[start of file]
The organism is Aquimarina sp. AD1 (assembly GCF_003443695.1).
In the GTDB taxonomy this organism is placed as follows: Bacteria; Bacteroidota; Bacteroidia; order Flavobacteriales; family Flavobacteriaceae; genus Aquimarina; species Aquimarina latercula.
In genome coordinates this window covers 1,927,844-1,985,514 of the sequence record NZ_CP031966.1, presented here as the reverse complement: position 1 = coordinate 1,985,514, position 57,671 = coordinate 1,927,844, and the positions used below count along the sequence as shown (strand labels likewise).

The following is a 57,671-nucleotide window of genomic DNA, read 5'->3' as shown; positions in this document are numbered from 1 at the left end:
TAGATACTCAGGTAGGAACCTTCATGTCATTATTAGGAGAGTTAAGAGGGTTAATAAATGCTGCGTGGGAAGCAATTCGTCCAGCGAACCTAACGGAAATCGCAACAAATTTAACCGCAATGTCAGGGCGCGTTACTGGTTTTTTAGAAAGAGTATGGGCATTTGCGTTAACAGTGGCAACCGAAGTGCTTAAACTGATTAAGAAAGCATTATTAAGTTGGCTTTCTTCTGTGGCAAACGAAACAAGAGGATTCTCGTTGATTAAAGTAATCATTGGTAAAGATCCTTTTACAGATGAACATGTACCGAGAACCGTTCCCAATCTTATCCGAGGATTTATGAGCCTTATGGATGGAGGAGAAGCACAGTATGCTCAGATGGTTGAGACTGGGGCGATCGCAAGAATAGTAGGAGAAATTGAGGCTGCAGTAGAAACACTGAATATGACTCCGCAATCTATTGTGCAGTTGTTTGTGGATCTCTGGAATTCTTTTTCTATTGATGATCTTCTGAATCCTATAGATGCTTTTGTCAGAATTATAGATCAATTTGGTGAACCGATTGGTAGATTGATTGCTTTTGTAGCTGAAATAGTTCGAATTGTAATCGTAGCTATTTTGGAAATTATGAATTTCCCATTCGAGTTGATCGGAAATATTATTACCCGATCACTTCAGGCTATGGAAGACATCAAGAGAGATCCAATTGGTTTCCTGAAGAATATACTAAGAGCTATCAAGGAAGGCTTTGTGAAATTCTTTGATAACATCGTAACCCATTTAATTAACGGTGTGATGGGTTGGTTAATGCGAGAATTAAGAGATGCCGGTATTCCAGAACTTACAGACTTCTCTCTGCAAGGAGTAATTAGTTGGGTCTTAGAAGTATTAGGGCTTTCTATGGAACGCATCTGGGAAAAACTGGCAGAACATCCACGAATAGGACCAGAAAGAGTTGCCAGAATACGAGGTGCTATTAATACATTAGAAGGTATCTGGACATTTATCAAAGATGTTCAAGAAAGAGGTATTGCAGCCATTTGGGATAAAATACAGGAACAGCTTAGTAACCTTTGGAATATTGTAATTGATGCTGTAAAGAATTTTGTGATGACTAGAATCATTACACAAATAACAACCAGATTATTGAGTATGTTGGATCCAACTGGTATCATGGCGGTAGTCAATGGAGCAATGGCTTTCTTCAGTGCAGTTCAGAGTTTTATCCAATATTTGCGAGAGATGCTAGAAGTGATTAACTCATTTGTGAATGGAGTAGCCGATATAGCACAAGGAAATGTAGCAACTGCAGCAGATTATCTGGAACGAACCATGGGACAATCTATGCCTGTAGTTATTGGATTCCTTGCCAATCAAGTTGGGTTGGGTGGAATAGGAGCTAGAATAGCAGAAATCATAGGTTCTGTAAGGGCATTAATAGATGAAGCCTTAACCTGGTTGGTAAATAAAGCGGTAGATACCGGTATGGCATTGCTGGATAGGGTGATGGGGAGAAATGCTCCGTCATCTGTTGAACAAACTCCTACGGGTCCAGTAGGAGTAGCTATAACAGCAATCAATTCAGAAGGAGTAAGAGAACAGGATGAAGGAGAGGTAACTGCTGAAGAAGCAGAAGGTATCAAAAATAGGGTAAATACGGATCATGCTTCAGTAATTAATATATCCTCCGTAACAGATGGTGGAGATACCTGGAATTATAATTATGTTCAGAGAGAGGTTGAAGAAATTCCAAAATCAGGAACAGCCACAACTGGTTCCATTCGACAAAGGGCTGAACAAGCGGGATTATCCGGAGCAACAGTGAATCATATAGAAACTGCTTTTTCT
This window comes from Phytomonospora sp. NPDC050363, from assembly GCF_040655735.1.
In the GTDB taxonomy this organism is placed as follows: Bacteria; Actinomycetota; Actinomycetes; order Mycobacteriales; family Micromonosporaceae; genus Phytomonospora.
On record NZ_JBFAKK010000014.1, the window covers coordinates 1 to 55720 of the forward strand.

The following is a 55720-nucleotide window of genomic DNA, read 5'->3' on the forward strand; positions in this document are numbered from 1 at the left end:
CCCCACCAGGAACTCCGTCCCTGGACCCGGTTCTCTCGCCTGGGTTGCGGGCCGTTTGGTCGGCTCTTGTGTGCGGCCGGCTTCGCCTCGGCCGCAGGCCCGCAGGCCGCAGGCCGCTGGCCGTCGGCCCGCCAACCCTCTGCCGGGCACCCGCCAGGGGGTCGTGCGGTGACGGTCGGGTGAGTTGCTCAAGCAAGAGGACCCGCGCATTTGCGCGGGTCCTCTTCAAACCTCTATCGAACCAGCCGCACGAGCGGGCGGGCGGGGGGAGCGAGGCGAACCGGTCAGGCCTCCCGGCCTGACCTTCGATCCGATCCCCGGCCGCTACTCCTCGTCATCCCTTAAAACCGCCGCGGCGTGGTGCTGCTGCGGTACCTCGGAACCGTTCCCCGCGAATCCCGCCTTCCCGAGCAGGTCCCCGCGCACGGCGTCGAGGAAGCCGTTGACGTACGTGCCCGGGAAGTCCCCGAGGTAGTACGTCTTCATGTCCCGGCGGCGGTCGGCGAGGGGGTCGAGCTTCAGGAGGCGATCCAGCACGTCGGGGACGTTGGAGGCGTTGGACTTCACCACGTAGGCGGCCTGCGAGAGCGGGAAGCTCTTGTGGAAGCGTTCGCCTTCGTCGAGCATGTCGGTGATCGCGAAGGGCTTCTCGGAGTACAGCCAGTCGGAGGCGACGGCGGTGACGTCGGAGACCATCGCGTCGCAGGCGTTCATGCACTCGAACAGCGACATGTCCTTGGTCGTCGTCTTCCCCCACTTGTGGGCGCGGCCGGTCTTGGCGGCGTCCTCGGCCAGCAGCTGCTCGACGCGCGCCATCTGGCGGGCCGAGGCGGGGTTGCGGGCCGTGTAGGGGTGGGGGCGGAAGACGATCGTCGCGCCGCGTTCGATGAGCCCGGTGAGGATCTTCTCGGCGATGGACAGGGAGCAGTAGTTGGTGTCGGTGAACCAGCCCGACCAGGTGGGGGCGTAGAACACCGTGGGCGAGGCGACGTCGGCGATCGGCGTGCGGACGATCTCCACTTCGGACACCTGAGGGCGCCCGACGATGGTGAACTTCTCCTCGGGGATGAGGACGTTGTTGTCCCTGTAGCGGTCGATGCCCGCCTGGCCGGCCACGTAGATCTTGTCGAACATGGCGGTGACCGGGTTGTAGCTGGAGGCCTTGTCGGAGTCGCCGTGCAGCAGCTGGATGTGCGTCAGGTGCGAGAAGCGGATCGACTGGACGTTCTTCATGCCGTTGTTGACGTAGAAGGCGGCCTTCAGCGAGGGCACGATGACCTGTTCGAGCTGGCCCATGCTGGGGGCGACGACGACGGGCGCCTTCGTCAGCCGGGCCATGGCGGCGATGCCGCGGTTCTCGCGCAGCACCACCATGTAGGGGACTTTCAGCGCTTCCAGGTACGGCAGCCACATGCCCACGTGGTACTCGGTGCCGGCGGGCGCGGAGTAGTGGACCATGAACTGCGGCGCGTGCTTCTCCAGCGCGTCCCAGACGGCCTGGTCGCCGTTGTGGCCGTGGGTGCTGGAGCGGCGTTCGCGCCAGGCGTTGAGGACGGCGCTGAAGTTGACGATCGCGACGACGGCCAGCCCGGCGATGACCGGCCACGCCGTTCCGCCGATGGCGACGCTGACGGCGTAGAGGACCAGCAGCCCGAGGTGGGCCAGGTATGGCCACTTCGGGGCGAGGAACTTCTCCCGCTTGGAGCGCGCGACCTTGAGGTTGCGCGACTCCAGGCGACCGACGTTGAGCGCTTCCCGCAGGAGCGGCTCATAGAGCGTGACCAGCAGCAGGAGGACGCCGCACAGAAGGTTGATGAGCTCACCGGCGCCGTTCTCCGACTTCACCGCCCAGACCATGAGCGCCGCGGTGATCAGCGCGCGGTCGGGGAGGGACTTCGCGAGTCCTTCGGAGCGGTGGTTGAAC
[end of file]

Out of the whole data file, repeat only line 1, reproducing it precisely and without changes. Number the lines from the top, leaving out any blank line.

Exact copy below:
The organism is Aquimarina sp. AD1 (assembly GCF_003443695.1).